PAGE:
The second is for the elect themselves. By allowing the evil to tempt the good, God is giving the good the opportunity to grow in virtue. For there is little merit in being good when the very opportunity for evil is never there, when there are never any temptations to draw us away from the good. By allowing the weeds to grow in the midst of His Church, the Lord gives us the opportunity to become saints. What saint was there ever who was not sorely tried by temptation and trial? As St Augustine says: time is given to sinners so that they may convert or so that through them the just may be tried and so reach perfection. Think for a moment of the dazzling crown of glory that martyrs won thanks to their persecutors. Had they not been so tortured, their merits would have been fewer and their reward less glorious. In the same way, heresies provide the Church with an opportunity to delve deeper into Divine Revelation and articulate the faith with every greater precision.
There is a third reason for which the Lord allows the wheat to be surrounded by weeds, and it concerns the discernment of spirits. St Ignatius gives us precise rules on how to determine the influence of the various spirits. Among them he gives a detailed description of what he calls desolation and which he identifies as diabolical efforts to lead us away from the peace and joy of life in the Lord. It is of no little help in the spiritual life to be aware of this, for when we recognise the enemy at his tail, we know not to follow him down that path of eternal sadness.
In this way we can see that being placed in the midst of tares is actually a grace. A tremendous crown awaits us, one which is being woven now by our efforts and which may not be woven at all if we did not have to deal with the numerous temptations of the enemy. All this it is very important to keep in mind in times of crisis like our own. We can easily get discouraged when we see the evil prosper, when we realise that so little progress is made for the good. We can wonder if the world has any good in it at all. Remember the parable of the wheat and the tares. We are not alone. There are many that stand with us. We need only dig deeper roots into the theological virtues of faith, hope and charity. We know through faith that eternal life and joy is reserved for those who stand firm in fidelity to God and that eternal fire is reserved for those who do not. In the end, God will separate them, and in the mean time we must live with the evildoers, we must pray for their conversion before it’s too late.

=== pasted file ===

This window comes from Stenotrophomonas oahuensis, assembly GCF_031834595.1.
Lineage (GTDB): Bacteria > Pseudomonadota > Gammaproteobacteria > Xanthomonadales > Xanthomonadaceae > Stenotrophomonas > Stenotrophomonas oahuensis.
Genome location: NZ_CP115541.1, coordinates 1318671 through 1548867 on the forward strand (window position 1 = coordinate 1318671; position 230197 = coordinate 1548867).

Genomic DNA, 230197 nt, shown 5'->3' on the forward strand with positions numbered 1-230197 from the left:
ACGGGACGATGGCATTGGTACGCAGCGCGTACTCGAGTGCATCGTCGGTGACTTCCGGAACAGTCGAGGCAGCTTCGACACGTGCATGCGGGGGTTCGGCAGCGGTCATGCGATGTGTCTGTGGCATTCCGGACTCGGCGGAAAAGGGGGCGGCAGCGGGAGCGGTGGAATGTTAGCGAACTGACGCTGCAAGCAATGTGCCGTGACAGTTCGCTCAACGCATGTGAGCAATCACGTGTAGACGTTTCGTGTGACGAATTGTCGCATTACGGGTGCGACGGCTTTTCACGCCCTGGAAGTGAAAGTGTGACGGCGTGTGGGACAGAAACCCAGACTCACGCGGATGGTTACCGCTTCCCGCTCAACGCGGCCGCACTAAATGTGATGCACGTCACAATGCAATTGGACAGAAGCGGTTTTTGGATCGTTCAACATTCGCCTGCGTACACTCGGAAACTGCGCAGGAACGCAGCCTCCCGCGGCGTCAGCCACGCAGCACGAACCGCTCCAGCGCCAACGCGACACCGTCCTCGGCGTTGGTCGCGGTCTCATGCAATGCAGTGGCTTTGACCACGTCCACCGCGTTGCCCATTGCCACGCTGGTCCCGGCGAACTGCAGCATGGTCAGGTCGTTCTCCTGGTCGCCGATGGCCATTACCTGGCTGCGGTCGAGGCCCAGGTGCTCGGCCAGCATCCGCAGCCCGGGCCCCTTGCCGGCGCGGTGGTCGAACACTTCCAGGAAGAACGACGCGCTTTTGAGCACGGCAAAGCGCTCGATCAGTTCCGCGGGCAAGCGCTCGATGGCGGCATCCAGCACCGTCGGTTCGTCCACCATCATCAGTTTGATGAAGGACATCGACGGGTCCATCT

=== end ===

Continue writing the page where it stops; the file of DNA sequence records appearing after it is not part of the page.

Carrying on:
A final point. Being wheat in the midst of tares is to be a sign of contradiction, an immovable witness to what is true and holy. Today, there are two areas in particular in which we must strive to overcome evil. One concerns our life in this world, which becomes less and less human by the day. The other concerns our faith and our church. As signs of contradiction we must resist anything that either dehumanises us or decatholicises us.
What dehumanises us? Abortion, contraception, homosexuality, forced vaccination, preventing people from admiring the image the God has imprinted on your countenance. Our clearcut duty in that context is not to comply with anything that degrades us or dehumanises us: no compromise with baby-killing, onanism, sodomy; no compliance with the degrading and totally useless disfiguration of the image of God imprinted on our human face; no handing over to anyone of fundamental medical decisions that concern us personally, etc…. As regards our faith: no one needs permission to be a Catholic. No Catholic needs permission to live according the faith that has been handed down by tradition. No one needs permission to go to church. No priest needs permission to open his church or to offer the sacred rites of the Church, handed down by sacrosanct tradition from time immemorial.
Part of being good wheat today is to remain firm, fixing our eyes on the Sun of Justice, letting Him draw us ever more towards Himself. My eyes are always towards the Lord, says the Psalm (Ps 24). In that way we will grow and prosper, and His strength shall be given us in abundance.
May Mary Immaculate, Virgin most powerful, she who crushes the serpent’s head, be the star that guides us in the present darkness as we make our way to the heavenly shore.